Sustainable Public Transport: Providing Responsive, On-Demand Service with Clean Energy

Research output: NRELPresentation


The National Renewable Energy Laboratory (NREL) uses the Mobility Energy Productivity (MEP) as a metric and a lens to guide applied research into high performance public mobility. In the current initiative to abate global warming, the US needs not only zero-emission vehicles in the transit fleet (such as buses and shuttles) but also time- and cost-effective services to connect people with goods, services and employment toward a high-quality of life. Our current transportation system is overly dependent on personally-owned automobiles for high quality mobility, with public modes being less viable in many areas. Simply electrifying the drivetrains of existing public transit modes will fail to improve the quality of mobility for those that do not have access to private automobiles. The slow rebound by transit from the pandemic reveals the need to reinvent public transit service. Using the MEP lens, NREL researchers have tracked various novel developments in the public mobility space, with the confluence of shared, on-demand transit (ODT) services using light duty vehicles emerging as a key enabler of high-efficiency public mobility. Deployments such as those in Arlington, TX, Dallas, TX, Fort Erie, ON, and Innisfil, ON showcase the use of fleets of light-duty vehicles as the basis for community circulation and first/last mile to intra-regional transit. ODT services have demonstrated improvements in being more time efficient for riders, more energy efficient in operation (even before the introduction of fully electric vehicles), as well as being cost effective. It appears that aspects of the long-awaited promise of Personal Rapid Transit from the 1970s are beginning to be realized through ODT deployments, leveraging transportation network company (TNC) logistics, popularized by Uber and Lyft, but applied to public mobility. Currently, manually driven ODT operations are already cost competitive with traditional transit systems on a cost per ride basis, and full automation promises to reduce costs by 50% while providing additional safety and verified customer service. Connecting these ODT systems with efficient and effective intra-regional backbone transit service is the next step, with transit agencies like DART providing early results. This discussion will walk through the evidence for this postulated outcome and show results from a series of case-studies.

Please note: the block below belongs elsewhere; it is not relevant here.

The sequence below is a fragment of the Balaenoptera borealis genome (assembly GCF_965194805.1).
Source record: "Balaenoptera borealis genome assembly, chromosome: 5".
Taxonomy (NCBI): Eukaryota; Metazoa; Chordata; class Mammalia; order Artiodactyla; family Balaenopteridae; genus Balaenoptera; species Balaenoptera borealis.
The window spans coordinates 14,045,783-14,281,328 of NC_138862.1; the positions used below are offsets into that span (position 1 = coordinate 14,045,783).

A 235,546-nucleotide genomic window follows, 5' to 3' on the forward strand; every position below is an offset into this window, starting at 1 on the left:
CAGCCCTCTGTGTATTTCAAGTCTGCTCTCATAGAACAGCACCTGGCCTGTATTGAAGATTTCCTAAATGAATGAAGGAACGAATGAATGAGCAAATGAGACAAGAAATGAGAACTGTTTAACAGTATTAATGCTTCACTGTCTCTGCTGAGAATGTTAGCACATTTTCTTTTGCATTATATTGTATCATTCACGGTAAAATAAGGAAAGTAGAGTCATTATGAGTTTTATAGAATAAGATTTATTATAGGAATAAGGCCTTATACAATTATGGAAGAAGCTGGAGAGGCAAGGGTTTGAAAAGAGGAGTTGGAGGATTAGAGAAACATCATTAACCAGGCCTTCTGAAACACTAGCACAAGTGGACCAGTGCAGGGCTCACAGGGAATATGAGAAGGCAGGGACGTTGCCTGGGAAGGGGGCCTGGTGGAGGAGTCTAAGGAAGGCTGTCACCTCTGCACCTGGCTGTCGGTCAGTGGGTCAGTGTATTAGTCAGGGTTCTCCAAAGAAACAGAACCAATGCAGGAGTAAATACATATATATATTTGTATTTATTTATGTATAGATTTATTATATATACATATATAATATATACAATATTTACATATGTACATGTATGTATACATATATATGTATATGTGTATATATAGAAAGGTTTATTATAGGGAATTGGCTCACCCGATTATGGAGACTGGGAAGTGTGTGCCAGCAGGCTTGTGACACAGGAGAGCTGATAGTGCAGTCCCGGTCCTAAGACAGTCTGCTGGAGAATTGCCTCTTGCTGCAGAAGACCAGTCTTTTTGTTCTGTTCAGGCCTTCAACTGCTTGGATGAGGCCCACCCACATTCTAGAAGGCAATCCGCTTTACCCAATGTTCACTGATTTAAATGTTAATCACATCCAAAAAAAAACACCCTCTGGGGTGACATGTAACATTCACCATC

Original languageAmerican English
Number of pages28
StatePublished - 2024

Publication series

NamePresented at the ASCE International Conference on Transportation and Development, 15-18 June 2024, Atlanta, Georgia

NREL Publication Number

  • NREL/PR-5400-90059


  • automated transit
  • automated vehicles
  • micro-transit
  • on-demand mobility


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